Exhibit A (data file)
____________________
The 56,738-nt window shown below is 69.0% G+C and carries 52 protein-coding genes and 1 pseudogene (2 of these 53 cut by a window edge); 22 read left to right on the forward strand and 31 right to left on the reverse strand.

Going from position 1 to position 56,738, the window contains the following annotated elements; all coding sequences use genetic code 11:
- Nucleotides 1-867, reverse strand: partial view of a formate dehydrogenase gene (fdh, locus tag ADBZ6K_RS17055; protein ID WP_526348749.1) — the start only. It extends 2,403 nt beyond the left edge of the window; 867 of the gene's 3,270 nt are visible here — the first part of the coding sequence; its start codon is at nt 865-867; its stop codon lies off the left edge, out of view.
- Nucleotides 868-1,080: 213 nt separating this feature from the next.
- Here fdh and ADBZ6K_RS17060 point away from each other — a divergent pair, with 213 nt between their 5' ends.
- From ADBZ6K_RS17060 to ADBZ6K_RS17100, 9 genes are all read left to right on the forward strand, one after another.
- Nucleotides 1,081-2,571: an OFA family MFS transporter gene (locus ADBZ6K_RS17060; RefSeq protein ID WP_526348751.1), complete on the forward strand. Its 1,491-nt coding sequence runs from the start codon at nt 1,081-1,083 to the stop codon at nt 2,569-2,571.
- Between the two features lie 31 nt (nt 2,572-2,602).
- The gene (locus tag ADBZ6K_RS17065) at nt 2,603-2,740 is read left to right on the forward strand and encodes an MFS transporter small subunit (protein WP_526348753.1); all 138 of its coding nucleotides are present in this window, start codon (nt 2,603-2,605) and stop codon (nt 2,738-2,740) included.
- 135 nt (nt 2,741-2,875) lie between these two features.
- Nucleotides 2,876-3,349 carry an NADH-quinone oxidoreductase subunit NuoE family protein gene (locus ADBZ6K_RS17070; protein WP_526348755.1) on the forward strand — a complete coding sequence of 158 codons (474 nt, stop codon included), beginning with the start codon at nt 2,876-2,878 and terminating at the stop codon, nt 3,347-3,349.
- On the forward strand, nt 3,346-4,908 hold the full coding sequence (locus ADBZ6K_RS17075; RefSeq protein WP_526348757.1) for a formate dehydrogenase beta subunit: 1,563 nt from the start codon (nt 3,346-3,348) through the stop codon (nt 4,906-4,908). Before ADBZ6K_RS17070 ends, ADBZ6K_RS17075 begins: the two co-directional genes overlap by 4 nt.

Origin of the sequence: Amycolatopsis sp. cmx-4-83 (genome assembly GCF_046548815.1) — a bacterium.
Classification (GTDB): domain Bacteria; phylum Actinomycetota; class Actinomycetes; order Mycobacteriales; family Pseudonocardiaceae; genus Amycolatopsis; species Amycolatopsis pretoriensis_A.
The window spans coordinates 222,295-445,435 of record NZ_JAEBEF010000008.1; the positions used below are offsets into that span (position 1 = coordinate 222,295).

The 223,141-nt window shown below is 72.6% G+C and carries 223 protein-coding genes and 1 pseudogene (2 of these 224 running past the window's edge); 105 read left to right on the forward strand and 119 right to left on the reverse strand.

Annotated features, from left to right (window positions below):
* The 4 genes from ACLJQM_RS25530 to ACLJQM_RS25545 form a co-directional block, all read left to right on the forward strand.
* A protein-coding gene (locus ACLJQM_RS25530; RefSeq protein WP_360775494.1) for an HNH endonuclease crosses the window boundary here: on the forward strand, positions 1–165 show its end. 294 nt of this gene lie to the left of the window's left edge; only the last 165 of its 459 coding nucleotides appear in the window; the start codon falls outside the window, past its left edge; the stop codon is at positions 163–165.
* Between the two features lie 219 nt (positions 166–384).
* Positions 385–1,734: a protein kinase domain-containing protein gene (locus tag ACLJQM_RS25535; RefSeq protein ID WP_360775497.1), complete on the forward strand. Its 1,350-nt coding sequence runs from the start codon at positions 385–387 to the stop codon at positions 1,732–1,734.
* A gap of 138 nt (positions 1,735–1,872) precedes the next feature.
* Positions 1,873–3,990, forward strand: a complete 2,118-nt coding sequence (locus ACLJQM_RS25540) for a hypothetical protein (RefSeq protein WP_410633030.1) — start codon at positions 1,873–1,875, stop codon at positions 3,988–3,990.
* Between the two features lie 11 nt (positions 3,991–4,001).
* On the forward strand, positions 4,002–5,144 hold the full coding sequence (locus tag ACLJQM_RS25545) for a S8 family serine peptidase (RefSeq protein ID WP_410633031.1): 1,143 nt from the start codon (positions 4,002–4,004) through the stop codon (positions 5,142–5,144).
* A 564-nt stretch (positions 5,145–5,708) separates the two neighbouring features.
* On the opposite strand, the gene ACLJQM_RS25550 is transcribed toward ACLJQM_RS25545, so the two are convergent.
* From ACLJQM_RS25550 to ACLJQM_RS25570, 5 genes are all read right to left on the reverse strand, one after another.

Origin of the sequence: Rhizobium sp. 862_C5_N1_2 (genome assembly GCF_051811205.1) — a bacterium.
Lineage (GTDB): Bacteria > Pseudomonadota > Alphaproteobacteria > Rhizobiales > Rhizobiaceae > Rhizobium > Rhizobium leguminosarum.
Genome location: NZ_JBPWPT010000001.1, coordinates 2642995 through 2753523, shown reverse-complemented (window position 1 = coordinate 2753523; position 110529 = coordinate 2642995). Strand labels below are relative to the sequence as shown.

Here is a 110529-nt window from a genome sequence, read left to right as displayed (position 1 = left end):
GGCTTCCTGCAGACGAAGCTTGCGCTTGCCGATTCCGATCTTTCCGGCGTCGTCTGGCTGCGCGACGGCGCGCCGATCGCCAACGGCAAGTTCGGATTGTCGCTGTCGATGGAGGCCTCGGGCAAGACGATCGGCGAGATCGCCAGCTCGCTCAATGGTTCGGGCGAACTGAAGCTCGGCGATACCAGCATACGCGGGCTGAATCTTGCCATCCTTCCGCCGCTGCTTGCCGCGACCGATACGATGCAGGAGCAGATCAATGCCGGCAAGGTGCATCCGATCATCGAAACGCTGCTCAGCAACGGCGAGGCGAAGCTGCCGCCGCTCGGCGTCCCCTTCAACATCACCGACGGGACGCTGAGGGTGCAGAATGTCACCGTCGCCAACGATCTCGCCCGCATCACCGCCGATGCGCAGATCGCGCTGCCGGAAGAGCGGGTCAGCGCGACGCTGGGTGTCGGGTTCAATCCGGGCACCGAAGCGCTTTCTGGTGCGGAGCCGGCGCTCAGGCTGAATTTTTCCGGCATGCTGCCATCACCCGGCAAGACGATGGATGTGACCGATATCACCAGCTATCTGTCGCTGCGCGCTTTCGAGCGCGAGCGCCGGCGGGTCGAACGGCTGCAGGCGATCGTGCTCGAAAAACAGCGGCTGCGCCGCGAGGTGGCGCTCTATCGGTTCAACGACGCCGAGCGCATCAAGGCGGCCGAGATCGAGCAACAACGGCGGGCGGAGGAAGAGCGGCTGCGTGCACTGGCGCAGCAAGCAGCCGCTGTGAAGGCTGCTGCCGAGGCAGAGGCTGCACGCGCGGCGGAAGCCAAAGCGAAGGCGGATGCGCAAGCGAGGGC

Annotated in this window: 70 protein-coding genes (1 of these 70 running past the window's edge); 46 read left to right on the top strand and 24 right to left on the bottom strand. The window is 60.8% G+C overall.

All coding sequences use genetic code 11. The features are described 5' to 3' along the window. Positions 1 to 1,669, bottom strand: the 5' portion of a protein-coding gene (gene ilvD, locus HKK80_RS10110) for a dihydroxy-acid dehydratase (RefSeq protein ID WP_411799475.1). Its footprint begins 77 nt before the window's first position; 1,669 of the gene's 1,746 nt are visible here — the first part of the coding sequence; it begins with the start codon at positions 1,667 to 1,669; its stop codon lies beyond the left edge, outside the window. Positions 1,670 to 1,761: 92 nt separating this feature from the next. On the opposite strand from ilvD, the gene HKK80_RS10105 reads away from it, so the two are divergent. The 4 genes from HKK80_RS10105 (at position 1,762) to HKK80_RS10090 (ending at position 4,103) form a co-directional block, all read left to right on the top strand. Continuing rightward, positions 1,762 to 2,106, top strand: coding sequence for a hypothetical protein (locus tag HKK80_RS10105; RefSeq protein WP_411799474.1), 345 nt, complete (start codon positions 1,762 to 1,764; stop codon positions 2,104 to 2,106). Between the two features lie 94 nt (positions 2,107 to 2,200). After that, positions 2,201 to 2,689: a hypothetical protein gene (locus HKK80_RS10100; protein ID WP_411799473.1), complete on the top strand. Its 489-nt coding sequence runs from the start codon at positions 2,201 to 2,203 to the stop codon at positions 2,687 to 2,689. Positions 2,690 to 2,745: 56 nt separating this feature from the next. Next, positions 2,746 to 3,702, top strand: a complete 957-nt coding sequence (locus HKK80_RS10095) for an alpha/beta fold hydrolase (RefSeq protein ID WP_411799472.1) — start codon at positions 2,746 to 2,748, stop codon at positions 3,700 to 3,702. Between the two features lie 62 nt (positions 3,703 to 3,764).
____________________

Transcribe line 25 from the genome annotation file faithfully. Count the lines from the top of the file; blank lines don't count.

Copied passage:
* On the forward strand, positions 4,002–5,144 hold the full coding sequence (locus tag ACLJQM_RS25545) for a S8 family serine peptidase (RefSeq protein ID WP_410633031.1): 1,143 nt from the start codon (positions 4,002–4,004) through the stop codon (positions 5,142–5,144).